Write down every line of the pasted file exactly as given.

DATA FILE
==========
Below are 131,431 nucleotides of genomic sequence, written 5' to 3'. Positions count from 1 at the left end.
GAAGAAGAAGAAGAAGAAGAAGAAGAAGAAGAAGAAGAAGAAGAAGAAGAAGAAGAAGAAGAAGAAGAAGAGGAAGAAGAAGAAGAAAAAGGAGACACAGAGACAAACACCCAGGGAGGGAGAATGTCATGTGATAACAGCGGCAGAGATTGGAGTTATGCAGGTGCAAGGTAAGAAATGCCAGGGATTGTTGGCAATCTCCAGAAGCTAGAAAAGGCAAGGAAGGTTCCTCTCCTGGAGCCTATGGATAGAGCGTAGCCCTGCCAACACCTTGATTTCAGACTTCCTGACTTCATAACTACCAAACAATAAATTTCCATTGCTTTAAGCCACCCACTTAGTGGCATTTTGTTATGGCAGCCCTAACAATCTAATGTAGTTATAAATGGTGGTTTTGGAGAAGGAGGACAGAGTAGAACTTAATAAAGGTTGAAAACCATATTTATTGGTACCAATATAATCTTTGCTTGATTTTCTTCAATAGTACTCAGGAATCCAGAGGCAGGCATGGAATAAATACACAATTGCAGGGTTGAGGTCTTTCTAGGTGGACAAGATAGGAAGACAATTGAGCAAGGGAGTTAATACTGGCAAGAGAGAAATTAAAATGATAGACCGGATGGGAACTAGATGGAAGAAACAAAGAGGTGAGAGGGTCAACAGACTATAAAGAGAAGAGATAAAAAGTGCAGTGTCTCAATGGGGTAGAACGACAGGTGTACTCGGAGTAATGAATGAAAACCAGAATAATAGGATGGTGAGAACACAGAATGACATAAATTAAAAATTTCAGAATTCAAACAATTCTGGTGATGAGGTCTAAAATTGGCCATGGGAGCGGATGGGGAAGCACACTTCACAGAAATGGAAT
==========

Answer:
Below are 131,431 nucleotides of genomic sequence, written 5' to 3'. Positions count from 1 at the left end.
GAAGAAGAAGAAGAAGAAGAAGAAGAAGAAGAAGAAGAAGAAGAAGAAGAAGAAGAAGAAGAAGAAGAAGAGGAAGAAGAAGAAGAAAAAGGAGACACAGAGACAAACACCCAGGGAGGGAGAATGTCATGTGATAACAGCGGCAGAGATTGGAGTTATGCAGGTGCAAGGTAAGAAATGCCAGGGATTGTTGGCAATCTCCAGAAGCTAGAAAAGGCAAGGAAGGTTCCTCTCCTGGAGCCTATGGATAGAGCGTAGCCCTGCCAACACCTTGATTTCAGACTTCCTGACTTCATAACTACCAAACAATAAATTTCCATTGCTTTAAGCCACCCACTTAGTGGCATTTTGTTATGGCAGCCCTAACAATCTAATGTAGTTATAAATGGTGGTTTTGGAGAAGGAGGACAGAGTAGAACTTAATAAAGGTTGAAAACCATATTTATTGGTACCAATATAATCTTTGCTTGATTTTCTTCAATAGTACTCAGGAATCCAGAGGCAGGCATGGAATAAATACACAATTGCAGGGTTGAGGTCTTTCTAGGTGGACAAGATAGGAAGACAATTGAGCAAGGGAGTTAATACTGGCAAGAGAGAAATTAAAATGATAGACCGGATGGGAACTAGATGGAAGAAACAAAGAGGTGAGAGGGTCAACAGACTATAAAGAGAAGAGATAAAAAGTGCAGTGTCTCAATGGGGTAGAACGACAGGTGTACTCGGAGTAATGAATGAAAACCAGAATAATAGGATGGTGAGAACACAGAATGACATAAATTAAAAATTTCAGAATTCAAACAATTCTGGTGATGAGGTCTAAAATTGGCCATGGGAGCGGATGGGGAAGCACACTTCACAGAAATGGAAT